There is an epidemic in our country. Maybe the citizens of Volusia and Flagler Counties haven’t experienced it to the same degree as other areas, but we are not immune. You may have heard President Donald Trump mention it during the State of the Union Address. Regrettably, I’m talking about the opioid crisis.
The following drugs are prescription opioids: oxycodone, hydrocodone, morphine and methadone. A synthetic opioid, fentanyl, is much more powerful than the others; it can be prescribed by a physician (often for cancer patients) or can be illegally produced. Heroin is an illegal opioid synthesized from morphine.
I first realized the severity of this problem when I heard the story of a local real estate agent. He had moved to our area from a midwestern, agricultural community. Farming was his life, but he sold all his animals and land. Why? In his town, the drug problem was totally out of control. He recalled trips to the department store where he would see customers plodding slowly through the aisles with glazed eyes – like zombies. Some had tremors or twitched uncontrollably. That sounds like a horror movie but, in that small farm town, it was “real life.”
You’ll be shocked by these statistics from CDC.gov: There were 42,249 opioid deaths in 2016. 42,249! That’s the approximate population of Salem, Massachusetts! 115 people die of overdoses every day (the number of deaths has increased 500% since 1999). The states with the highest rates of death include: West Virginia, Ohio, New Hampshire, Pennsylvania and Kentucky.
The amount of prescription opioids sold to pharmacies, hospitals and doctors’ office nearly quadrupled from 1999-2010. Many addicts aren’t “thugs” or criminals. They can be teachers, accountants, lawyers, and pastors – normal everyday people. They become addicted after being prescribed these drugs for chronic pain, or after injuries or surgeries. If not carefully administered and monitored, addiction can be one of an opioid’s worst side effects.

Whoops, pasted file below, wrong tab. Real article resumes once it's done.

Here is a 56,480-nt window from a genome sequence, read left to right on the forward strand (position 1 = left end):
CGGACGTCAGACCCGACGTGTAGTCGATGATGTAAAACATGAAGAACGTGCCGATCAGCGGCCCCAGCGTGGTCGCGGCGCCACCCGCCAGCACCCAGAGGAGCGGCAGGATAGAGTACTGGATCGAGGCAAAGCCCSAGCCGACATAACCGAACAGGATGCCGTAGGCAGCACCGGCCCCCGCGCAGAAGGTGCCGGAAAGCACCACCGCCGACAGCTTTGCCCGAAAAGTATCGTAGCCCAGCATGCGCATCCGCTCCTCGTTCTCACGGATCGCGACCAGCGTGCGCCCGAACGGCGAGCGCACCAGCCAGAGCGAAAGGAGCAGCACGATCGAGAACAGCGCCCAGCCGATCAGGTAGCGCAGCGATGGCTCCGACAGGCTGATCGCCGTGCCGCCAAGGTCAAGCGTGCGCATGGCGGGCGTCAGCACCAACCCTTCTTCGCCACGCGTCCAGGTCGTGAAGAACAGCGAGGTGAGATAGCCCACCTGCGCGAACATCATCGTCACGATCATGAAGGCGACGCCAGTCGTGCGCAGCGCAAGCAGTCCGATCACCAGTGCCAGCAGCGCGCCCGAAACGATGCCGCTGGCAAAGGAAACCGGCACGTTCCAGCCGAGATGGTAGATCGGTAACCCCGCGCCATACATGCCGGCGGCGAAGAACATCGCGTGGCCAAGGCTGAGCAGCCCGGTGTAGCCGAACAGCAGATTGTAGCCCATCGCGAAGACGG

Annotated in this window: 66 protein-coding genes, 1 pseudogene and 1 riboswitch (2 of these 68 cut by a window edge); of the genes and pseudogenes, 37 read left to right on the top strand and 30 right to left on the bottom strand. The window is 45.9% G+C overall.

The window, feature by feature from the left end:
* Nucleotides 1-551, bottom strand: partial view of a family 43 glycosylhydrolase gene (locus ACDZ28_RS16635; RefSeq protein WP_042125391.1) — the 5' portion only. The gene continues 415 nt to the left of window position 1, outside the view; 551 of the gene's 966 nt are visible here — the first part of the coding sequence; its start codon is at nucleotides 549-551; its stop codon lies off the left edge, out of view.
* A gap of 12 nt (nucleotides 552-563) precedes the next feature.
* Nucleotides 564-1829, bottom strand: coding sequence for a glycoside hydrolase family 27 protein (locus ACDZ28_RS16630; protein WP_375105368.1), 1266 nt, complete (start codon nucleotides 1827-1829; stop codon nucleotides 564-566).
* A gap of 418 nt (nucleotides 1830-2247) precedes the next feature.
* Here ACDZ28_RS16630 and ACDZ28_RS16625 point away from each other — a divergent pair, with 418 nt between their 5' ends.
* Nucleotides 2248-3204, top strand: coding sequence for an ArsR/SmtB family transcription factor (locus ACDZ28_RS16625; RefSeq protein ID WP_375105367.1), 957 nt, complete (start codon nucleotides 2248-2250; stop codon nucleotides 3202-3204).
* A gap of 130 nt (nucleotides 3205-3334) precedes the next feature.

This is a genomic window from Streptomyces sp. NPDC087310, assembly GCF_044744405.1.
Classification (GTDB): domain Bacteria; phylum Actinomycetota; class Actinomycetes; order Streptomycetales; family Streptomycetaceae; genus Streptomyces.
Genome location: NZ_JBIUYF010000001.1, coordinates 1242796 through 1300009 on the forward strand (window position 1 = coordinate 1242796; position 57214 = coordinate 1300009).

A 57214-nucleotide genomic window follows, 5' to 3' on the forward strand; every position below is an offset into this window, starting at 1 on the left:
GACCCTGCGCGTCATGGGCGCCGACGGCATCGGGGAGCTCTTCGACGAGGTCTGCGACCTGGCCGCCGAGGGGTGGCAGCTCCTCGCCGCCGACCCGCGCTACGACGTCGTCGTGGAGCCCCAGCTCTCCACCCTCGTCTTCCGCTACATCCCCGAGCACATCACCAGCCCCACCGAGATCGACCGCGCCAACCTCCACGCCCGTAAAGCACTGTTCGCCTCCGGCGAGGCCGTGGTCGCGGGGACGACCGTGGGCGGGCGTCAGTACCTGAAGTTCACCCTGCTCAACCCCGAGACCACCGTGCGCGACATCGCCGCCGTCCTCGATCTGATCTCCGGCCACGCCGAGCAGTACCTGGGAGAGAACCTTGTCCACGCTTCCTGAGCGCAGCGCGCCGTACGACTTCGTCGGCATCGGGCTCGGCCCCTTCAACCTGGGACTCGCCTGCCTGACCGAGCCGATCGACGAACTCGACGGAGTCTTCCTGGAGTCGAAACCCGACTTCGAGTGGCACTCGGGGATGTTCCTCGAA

How does addiction tie in to your money? Consider what retirement looks like for parents who must pay tens of thousands of dollars for treatment and recovery programs for their children (or for themselves). For addicts, the drugs often rob them of their savings (not to mention, their families, friends, jobs, and homes). Some resort to crime to support their addiction. Our tax dollars funnel into government drug programs, and support the users and traffickers who now call jail their “home.”
If there is an addiction problem in your family, please tell your financial planner so he/she can help you take precautions to protect your assets. Obtaining a life insurance policy, for example, could be a smart move. Employing special language in trusts to mandate drug testing of heirs before inheritance distribution, or reserving monies for treatment and recovery, are other options. If you are not open and honest about these issues, however, a trusted adviser can’t be of assistance. There are no easy answers to this crisis, but we can “fight the good fight” with the tools and strategies we have at hand.